Something was wrong with Nat.
I got the call about my 25-year-old severely autistic son just as I was parking, about to meet a friend for coffee. It was from Richard, the day program director. Like many adults with significant disabilities, Nat spends his weekdays at a day program, an organization that helps his employer so that he can work — he does carriage return at a local Shaw's. When Nat is not working at Shaw's, he is out in the community with support staff and others individuals in his program, volunteering at Meals on Wheels and various activities.
Richard got right to it: "I don't know how to tell you this. But Nat came in with puffy eyes and was really not himself, you know the way he's been lately."
A poisonous feeling started flooding my throat. Oh, I knew.
Richard continued: "He was hanging his head, quiet, not talking to himself, not walking around. I asked him some questions — he started crying a little."
Nat always talks to himself and paces. Although he can talk a little, for the most part you have to really know him to figure out what he's trying to say. He is very severely impacted by autism and some developmental delays.
"What questions?" I broke in, wanting to cry myself. But I already kind of knew.
Richard had asked Nat questions about whether someone had been touching him, hurting him.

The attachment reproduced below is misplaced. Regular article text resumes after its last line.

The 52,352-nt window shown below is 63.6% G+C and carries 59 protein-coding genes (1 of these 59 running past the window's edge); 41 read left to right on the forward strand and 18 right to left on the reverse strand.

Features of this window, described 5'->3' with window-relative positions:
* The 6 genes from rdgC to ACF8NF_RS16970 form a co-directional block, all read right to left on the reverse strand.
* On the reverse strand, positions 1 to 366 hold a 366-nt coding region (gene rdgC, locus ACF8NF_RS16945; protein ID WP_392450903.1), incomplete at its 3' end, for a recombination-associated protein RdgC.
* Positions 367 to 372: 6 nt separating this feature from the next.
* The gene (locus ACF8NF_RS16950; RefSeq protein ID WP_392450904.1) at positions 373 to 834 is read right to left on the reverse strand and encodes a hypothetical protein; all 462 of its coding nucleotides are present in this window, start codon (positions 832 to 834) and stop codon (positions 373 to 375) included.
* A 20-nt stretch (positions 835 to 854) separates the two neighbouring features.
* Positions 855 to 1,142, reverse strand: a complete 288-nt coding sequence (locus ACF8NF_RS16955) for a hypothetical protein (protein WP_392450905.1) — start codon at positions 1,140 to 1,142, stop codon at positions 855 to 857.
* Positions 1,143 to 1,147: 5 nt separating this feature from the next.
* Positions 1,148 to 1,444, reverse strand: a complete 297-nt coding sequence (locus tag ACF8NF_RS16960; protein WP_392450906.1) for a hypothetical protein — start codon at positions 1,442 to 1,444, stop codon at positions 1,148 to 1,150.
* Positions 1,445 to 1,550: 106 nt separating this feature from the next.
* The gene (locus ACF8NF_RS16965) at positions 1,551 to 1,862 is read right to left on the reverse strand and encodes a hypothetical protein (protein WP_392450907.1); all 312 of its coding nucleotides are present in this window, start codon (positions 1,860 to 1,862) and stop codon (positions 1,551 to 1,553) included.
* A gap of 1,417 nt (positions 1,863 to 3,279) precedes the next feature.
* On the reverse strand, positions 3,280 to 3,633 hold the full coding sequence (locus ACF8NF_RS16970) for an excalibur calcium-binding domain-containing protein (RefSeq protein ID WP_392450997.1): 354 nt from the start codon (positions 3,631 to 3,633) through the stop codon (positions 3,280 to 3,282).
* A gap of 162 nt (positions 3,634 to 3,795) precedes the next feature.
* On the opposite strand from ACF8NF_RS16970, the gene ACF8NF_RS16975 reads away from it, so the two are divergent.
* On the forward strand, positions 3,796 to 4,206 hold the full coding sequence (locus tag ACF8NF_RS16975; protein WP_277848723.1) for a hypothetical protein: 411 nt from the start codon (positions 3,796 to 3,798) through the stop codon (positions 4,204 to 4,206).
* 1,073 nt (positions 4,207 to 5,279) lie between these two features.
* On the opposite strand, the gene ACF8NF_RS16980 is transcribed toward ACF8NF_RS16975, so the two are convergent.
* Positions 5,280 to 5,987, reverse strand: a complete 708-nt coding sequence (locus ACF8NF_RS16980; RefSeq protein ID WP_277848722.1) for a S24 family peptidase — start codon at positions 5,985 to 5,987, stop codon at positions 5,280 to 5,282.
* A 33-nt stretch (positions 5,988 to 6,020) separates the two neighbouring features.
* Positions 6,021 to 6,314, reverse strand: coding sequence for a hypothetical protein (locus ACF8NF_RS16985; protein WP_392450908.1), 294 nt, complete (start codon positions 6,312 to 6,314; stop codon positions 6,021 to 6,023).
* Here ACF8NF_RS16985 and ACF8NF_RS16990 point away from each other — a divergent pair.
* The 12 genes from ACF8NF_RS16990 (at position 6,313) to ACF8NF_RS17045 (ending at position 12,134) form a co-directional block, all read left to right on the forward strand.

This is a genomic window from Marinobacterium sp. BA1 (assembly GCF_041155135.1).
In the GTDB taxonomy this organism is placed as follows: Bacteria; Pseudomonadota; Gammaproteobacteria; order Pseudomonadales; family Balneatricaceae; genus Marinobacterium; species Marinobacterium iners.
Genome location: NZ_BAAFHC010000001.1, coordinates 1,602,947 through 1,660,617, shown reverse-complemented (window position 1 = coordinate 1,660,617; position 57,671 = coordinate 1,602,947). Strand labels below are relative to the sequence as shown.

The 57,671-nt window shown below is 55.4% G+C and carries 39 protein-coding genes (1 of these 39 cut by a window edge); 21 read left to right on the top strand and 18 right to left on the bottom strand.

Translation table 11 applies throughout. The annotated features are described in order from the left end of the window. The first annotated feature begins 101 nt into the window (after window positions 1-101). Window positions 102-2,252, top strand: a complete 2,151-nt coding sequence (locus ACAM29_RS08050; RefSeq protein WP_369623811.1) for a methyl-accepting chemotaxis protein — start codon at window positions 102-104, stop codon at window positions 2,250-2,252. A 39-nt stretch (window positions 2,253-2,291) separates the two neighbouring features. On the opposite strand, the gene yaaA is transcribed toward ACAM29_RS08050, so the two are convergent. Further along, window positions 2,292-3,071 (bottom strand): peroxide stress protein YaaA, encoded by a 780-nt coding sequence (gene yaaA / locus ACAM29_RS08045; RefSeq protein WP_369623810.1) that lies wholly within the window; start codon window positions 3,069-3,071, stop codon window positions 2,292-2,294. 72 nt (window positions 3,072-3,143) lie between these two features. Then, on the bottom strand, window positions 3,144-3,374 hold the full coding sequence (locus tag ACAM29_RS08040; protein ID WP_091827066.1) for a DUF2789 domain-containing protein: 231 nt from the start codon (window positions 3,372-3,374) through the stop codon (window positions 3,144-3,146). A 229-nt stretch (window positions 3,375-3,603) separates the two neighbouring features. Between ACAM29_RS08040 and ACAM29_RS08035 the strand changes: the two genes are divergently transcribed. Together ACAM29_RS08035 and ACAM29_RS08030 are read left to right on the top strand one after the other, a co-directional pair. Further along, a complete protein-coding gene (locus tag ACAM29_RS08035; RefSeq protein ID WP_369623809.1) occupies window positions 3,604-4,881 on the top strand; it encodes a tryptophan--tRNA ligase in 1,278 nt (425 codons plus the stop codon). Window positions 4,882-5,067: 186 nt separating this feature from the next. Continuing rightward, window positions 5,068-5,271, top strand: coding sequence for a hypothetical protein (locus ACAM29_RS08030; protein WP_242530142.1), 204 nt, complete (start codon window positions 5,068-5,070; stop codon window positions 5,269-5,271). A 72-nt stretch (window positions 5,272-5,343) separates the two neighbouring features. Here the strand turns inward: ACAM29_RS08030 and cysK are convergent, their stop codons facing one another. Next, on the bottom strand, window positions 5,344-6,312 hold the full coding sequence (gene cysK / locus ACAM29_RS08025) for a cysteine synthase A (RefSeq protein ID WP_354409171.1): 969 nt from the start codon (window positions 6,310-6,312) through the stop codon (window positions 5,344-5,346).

At the time, this was all we could imagine because he had seemed healthy. He had adjusted well to living in an apartment with his roommate, John.
Nevertheless, Nat had not been himself for a while. He'd been so still. So quiet. And where did I go with that? The worst place possible: worrying that he'd been abused. This is not a frivolous fear, either. I know cases of such abuse. Moreover, the Centers for Disease Control and Prevention reports that "1 in 6 boys are sexually abused at one time or another, and the numbers for individuals with disabilities are even higher."
Richard told me that he'd asked Nat if something hurt. Nat had gestured to his abdomen, but Richard thought Nat's hands were pointing kind of close to his crotch. Richard persisted: "Did someone hurt you?" and Nat answered, "Yes."
One part of my brain just froze. I tried to grab hold of my thoughts, but they had formed a dense cloud in my head. I needed to get off the phone. I needed to think. I needed to figure this out.
I called Ned, my husband, expecting him to be Mr. Rational, as always — to organize my thoughts, tell me not to worry. But, for once, he was just as hesitant as I was. "What are we supposed to do?" he kept asking.
"I don't know," I kept answering. "There's going to be an investigation of everyone Nat spends time with. I don't know," I said, book-ending my uncertainty.
I drove home, but I didn't get out of the car. I just sat there, in my driveway, screaming, "Oh, Nat!" and then, "I'm sorry, Nat. No. No way. God, please. No." My throat got raw. I drove to the day program to talk to Richard, and pick up Nat.
I didn't get out the car right away; instead, I called Nat's pediatrician. I love his doctor. She's a Jewish mother, just like me. She's known Nat forever — that's why he still goes to her. The idea of starting over with some adult physician exhausts me.